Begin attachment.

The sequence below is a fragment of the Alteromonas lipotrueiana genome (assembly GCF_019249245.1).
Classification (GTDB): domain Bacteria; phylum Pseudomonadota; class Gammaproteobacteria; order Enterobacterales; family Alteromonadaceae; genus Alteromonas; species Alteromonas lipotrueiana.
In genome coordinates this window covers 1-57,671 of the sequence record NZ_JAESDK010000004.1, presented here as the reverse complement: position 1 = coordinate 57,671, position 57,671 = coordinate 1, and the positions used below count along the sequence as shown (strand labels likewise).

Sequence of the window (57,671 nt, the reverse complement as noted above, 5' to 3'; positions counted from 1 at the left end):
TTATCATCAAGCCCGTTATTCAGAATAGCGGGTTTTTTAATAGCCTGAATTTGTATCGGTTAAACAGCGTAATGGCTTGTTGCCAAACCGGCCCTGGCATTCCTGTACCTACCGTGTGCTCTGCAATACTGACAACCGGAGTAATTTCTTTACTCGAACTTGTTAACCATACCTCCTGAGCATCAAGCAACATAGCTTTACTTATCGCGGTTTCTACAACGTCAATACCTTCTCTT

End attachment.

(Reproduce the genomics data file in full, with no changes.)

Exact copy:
The sequence below is a fragment of the Alteromonas lipotrueiana genome (assembly GCF_019249245.1).
Classification (GTDB): domain Bacteria; phylum Pseudomonadota; class Gammaproteobacteria; order Enterobacterales; family Alteromonadaceae; genus Alteromonas; species Alteromonas lipotrueiana.
In genome coordinates this window covers 1-57,671 of the sequence record NZ_JAESDK010000004.1, presented here as the reverse complement: position 1 = coordinate 57,671, position 57,671 = coordinate 1, and the positions used below count along the sequence as shown (strand labels likewise).

Sequence of the window (57,671 nt, the reverse complement as noted above, 5' to 3'; positions counted from 1 at the left end):
TTATCATCAAGCCCGTTATTCAGAATAGCGGGTTTTTTAATAGCCTGAATTTGTATCGGTTAAACAGCGTAATGGCTTGTTGCCAAACCGGCCCTGGCATTCCTGTACCTACCGTGTGCTCTGCAATACTGACAACCGGAGTAATTTCTTTACTCGAACTTGTTAACCATACCTCCTGAGCATCAAGCAACATAGCTTTACTTATCGCGGTTTCTACAACGTCAATACCTTCTCTT